(Graziano Pelle 29)
(Andros Townsend 79)
Theo Walcott was finally put out of his misery in the 55th minute.
As he trudged from the Turin turf, his bewildered expression betrayed his internal turmoil. In that moment, he shared our muddled thoughts.
What just happened?
Roy Hodgson had ripped back the curtain once more not to reveal a man, but an incomprehensible coach.
Against a transitional Italy side, the smokescreen of the easy Euro 2016 qualifying campaign dissipated. What was left was woeful.
Whenever Hodgson encounters an opponent of substance, he folds faster than a jittery poker player. His innate conservatism is ruthlessly exposed.
He made several personnel changes against Italy. None of them worked.
He made tactical adjustments against Italy. Some worked.
Andros Townsend's terrific equaliser and the late flurry of opportunities must not obscure Hodgson's repeated tactical shortcomings.
Euro 2012 and last year's World Cup both underscored the manager's inability to rise to the occasion against superior opposition and his tinkering in Turin was no different.
Just ponder the poor, haunted soul of Walcott. He hadn't started for England since September 2013. He hasn't completed 90 minutes of competitive football since New Year's Day 2014.
Hodgson started him up front and threw him to the wolves.
Four years ago, Walcott was telling anyone who'd listen that his future belonged up front.
The trouble was no one listened, least of all his Arsenal manager Arsene Wenger who has some experience in taking cocky, speedy wingers and moulding them into elegant strikers.
But Walcott isn't Thierry Henry. He is blessed with pace and directness, but cursed with the indecision of C-3P0, which saddles him with the balance of R2-D2 anywhere near the penalty box.
Wayne Rooney played Walcott through in the 27th minute, but his deflected shot span away from goal. That was the penalty box imposter's only contribution.
So Hodgson went one better. He dropped Walcott in the hole, which might as well have been a bottomless pit. He never got close to climbing out.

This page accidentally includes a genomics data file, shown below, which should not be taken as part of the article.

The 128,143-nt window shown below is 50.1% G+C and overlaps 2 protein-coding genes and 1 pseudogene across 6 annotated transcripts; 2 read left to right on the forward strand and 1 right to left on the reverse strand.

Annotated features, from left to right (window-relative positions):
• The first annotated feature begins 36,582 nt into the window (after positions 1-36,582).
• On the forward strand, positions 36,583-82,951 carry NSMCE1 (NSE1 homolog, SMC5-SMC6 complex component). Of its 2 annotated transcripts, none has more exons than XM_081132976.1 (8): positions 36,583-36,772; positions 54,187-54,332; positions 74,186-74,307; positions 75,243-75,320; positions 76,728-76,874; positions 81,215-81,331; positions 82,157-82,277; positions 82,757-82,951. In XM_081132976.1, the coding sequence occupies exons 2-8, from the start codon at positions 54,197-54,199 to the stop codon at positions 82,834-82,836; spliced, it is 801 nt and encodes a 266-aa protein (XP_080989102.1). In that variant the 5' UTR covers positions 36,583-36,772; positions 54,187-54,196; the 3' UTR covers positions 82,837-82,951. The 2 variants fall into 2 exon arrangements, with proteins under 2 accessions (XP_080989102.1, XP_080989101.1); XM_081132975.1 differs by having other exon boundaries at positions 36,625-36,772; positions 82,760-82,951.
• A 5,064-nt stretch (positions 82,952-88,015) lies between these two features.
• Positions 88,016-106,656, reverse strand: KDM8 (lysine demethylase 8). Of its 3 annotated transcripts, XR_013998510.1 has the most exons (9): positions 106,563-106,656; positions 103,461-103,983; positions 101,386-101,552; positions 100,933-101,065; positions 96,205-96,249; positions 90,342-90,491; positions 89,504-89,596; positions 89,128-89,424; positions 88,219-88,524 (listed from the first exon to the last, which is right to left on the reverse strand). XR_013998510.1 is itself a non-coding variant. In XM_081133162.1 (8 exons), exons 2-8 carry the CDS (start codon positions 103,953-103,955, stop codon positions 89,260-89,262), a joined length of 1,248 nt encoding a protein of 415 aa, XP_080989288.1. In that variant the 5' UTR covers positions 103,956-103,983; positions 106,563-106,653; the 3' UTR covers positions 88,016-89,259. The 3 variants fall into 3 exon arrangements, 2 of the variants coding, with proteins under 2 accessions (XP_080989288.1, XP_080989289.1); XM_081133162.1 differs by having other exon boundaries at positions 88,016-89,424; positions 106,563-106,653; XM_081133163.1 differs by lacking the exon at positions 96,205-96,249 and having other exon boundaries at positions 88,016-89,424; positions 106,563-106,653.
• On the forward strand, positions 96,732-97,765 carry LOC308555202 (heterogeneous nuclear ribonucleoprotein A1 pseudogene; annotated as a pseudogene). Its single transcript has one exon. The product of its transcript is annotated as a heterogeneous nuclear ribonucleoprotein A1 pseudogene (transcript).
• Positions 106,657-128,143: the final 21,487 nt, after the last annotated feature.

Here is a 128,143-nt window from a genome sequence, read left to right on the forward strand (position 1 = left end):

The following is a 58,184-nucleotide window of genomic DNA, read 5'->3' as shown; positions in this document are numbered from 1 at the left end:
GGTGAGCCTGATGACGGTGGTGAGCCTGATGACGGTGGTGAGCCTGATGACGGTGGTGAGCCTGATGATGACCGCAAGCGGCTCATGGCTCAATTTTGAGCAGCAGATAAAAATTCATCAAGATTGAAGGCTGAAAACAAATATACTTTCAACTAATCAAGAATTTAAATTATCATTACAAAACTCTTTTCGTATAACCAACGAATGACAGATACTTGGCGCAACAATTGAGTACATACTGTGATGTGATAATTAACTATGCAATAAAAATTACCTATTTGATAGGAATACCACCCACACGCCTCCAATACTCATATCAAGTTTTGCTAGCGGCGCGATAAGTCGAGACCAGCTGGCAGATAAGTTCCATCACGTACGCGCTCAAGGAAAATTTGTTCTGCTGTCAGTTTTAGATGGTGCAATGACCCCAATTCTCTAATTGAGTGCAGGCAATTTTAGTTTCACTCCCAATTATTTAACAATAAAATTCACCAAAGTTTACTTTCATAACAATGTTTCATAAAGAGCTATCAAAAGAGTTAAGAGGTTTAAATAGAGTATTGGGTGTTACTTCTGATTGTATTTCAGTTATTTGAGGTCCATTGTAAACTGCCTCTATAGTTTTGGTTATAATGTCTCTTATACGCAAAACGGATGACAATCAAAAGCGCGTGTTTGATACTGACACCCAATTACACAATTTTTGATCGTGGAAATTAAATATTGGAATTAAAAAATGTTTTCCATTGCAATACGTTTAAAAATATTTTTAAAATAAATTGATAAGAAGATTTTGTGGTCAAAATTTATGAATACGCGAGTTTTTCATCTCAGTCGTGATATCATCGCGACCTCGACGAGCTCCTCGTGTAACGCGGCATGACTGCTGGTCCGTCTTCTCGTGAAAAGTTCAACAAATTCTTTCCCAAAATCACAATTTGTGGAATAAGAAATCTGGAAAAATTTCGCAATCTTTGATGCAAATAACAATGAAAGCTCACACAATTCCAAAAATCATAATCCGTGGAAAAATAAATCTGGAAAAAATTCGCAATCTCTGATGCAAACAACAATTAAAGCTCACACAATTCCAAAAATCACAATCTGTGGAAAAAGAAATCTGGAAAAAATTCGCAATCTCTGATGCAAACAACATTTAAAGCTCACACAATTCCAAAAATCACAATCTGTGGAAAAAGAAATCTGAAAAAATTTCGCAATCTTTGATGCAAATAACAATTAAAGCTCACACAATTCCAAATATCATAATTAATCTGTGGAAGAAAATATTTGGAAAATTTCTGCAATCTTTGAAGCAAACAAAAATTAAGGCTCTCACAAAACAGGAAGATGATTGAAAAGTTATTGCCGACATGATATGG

Wenger has never handed his erratic winger the creative duties of a No. 10.
Walcott's qualities are plentiful, but they do not include an ability to roll a foot over the ball and play for time, to fashion an opening and thread the needle.
As daft decisions go, it's up there with Michael Carrick plodding down the wing.
Hodgson didn't do that of course. He had a cunning plan to rival Blackadder's Baldrick instead. He left England's finest defensive midfielder on the bench.
If one footballer was symptomatic of English football's malaise - not to mention a shocking indictment of Hodgson's reign - it's Carrick.
If the Manchester United architect had long hair, an even longer beard, scooted around on a Vespa and was Italian, England would again lament their inability to produce such cerebral football philosophers.
But he's not. He's English. So Hodgson picked Phil Jones instead.
That England's midfield diamond cracked within moments of kick-off came as no surprise.
Even a post-Andrea Pirlo Italy had few problems against anchorman Jones, out of his depth and out of the races.
The 30-year-old Giorgio Chiellini edged Jones aside as if he were flicking a mosquito from his knee before crossing for Graziano Pelle to nod home.
That's the same Pelle who hasn't scored in the EPL for Southampton since Dec 20 and was recently dropped. Against England, he was unmarked.
After the game, Hodgson insisted: "There might come a game when we need a Phil Jones-type in the centre of the midfield."
That is the game played on ice when hell freezes over, the beginning of the football apocalypse and the end of hope, reason, sanity and perhaps even Hodgson's England reign.
No one wants Jones in a defensive midfield role again, least of all his teammates and the man himself.
Red-faced and panting, Jones stumbled around from one Walking Dead audition to another until Chris Smalling's injury allowed him to retreat into defence.
But Hodgson still wasn't quite done with the blunders.
He also started with Rooney in the hole, separating a potentially profitable partnership between the England skipper and Harry Kane before it had even started.
After Kane's euphoric debut goal against Lithuania last week, benefiting from a positive 4-3-3 formation, the young striker was left isolated by Hodgson's tactical caution.
In the second half, with Carrick in his rightful place, Kane and Rooney paired together and Jones was put out of harm's way, England hinted at the attacking promise they showed against Lithuania.
But that was the smokescreen. The starting line-up was the real England, Hodgson's England: safe, cautious, slightly clueless and mostly inexplicable.
The Three Lions have been here twice before.
And there's little to suggest that Euro 2016 will be third-time lucky.
This article was first published on April 2, 2015.
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